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Suppose a malicious partner cons you and takes away lots of money from you. You bring up this matter to a wise person who has experienced the ups and downs of life and want to consult him; that individual tends to give hope to you; in these situations there is an proverb among the religious people in my mother language which says:

"If God wishes, an enemy can become a source of good";

It means: "Don't worry; if God wishes, even the worst people cannot harm you and they will act as your friend in an unwanted way! Because it has been God's wish to protect you against any bad circumstance..."

Of course this is a direct translation, but I need to know if it makes sense in (especially) American English or there is another proverb for it.

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    I am trying to create a saying in English, but it's not getting much traction: God is great, but you should stop at the red light. – Tᴚoɯɐuo Jan 16 '16 at 17:46
  • @TRomano - Russian has a proverb with this meaning: "На Бога надейся, а сам не плошай" = "Do trust in God, but don't act in foolish ways (bad ways, inept ways)". Roughly equal to "God helps those who help themselves". – CowperKettle Jan 16 '16 at 17:52
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    Maybe a slight mod will help it catch on. I can ratchet up the Americana a bit: Put your trust in the Lord, but stop at the red light. – Tᴚoɯɐuo Jan 16 '16 at 18:07
  • This proverb of us says an absolutely different thing; it says even if the that evil person wants to harm you, if God wants good for you, nothing bad will happen and even his bad intentions can be turned into good happenings for you; – A-friend Jan 16 '16 at 18:39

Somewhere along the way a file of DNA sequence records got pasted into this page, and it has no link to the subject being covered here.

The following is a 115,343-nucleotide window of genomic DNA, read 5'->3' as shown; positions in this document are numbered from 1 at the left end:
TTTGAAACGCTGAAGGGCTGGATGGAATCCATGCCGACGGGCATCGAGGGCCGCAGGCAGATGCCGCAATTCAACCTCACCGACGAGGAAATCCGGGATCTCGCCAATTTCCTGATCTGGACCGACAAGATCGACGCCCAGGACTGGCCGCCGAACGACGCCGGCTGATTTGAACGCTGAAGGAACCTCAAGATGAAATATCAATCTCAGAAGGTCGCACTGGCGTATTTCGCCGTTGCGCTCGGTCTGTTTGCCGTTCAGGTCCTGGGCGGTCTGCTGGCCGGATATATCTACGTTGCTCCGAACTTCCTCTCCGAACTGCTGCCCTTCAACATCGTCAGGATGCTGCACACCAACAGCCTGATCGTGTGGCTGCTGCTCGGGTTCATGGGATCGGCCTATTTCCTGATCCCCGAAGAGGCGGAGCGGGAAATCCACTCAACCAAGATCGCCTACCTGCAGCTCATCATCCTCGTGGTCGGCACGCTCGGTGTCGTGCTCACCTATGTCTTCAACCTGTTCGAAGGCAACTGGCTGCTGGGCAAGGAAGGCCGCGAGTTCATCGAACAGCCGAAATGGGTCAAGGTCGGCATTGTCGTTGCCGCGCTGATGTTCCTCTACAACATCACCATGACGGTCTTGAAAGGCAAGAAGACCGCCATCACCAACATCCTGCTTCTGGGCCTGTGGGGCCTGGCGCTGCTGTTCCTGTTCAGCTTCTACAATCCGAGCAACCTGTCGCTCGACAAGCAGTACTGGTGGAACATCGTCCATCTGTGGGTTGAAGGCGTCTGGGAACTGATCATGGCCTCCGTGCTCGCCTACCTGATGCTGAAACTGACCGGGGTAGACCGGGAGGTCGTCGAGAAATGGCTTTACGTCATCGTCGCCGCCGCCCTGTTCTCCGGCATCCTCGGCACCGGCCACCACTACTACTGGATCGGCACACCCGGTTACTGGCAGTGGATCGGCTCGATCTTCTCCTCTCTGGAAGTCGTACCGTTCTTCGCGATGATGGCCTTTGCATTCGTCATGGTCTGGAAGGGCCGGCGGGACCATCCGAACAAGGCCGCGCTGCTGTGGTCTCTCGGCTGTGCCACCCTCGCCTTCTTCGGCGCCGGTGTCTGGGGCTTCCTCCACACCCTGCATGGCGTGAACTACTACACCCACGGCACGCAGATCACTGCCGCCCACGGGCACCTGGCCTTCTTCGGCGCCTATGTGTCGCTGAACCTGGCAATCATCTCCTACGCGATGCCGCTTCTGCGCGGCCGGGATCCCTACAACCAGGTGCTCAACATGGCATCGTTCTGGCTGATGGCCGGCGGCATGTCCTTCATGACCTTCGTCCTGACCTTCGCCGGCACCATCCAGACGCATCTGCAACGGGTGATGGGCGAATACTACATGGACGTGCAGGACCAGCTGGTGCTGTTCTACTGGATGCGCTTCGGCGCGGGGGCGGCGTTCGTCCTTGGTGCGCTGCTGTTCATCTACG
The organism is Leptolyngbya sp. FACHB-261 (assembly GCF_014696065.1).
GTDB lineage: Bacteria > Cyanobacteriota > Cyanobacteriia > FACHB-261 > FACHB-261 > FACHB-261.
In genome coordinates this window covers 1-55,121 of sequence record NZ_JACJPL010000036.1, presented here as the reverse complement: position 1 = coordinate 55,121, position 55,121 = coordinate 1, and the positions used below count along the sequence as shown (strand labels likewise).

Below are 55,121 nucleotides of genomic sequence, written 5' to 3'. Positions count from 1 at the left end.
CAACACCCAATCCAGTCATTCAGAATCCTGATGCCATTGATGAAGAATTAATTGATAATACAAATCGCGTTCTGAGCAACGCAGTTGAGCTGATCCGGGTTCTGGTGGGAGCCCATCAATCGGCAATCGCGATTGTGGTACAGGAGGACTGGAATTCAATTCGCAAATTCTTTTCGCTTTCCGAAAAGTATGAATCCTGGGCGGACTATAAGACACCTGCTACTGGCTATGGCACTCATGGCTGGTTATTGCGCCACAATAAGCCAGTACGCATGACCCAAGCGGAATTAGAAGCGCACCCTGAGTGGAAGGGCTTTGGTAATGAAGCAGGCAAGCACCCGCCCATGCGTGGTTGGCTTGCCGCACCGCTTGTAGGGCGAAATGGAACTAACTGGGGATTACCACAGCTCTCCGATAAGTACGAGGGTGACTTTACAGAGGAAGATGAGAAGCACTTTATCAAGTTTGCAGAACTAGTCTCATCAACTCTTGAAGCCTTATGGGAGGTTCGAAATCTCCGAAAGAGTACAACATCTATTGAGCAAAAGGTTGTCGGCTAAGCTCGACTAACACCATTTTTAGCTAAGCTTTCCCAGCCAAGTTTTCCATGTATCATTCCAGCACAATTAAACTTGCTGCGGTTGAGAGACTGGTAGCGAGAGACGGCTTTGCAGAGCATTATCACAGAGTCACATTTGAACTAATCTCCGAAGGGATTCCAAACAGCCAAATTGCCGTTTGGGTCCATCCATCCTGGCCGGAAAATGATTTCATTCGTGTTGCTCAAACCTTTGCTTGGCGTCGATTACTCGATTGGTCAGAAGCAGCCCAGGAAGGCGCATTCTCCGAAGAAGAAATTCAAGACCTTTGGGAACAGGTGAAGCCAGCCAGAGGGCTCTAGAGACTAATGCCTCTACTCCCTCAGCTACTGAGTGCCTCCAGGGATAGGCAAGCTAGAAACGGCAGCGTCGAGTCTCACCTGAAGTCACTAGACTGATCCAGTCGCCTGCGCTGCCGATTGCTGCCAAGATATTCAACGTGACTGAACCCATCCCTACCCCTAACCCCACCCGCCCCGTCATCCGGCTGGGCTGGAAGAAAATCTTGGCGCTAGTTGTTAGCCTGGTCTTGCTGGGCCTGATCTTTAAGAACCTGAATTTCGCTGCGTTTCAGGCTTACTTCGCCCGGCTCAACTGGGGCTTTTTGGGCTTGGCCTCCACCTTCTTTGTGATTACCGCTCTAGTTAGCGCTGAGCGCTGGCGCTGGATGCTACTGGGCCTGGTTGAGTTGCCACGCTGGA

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    @CopperKettle Ronald Reagan once said to Michael Gorbachev a similar sentence; Doveriai no poveriai = Trust but verify; your offer made me to remember about that saying; but I'm looking for a proverb; I know many proverbs in AE which can be used in this sense; but they are not exactly what I need! – A-friend Jan 16 '16 at 18:39
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From Wiktionary:

The possible source of the expression is the Christian hymn titled "God Moves in a Mysterious Way" written in the late XVII century by William Cowper.

From Wiktionary's entry for the above idiom, there are two synonyms:

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    Every cloud has a silver shining can work; I knew it, but it was not too close to the concept I was looking for. "blessing in disguise" does not too; but the first one "God works in mysterious ways" is the nearest to my meaning. Thank you very much @copperkettle; It helped me a lot... – A-friend Jan 16 '16 at 18:43
  • @A-friend - you're welcome! – CowperKettle Jan 16 '16 at 18:44
  • I also heard: "God (moves) in mysterious ways" ;) – A-friend Jan 16 '16 at 18:45
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    Aha; so maladiets; togda mne nada etovo skazat shto vi yzhe oochin prikrasno gavarite po angliski daragoi @CopperKettle ;) – A-friend Jan 16 '16 at 18:54
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    @A-friend - thank you! Your Russian is also great! (0: – CowperKettle Jan 16 '16 at 19:00
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The proverb you mention is from the King Solomons' Proverbs in the Bible. The Hebrew original is: ""בִּרְצוֹת ה' דַּרְכֵי אִישׁ גַּם אוֹיְבָיו יַשְׁלִם אִתּוֹ" and there are many English translations here. Some nice options are:

  • CEV: "When we please the Lord, even our enemies make friends with us".
  • MSG: "When God approves of your life, even your enemies will end up shaking your hand."
  • CEB: "When people draw favor from the Lord, even their enemies are at peace with them."
  • Nice sentences @erel, but they do not convey exactly what I'm looking for. I am more for what "copper" offered. Thank you anyway. – A-friend Jan 16 '16 at 18:52
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In UK English: 'It's an ill wind that blows nobody any good'.

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    I do not understand how this is related to the proverb in the OP? – Erel Segal-Halevi Jan 16 '16 at 18:39
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    I thought that there might be something of the same effect, which did not require the involvement of God. If you want to retain the involvement of God then my suggestion certainly has no relevance. – Great Crosby Jan 16 '16 at 19:01

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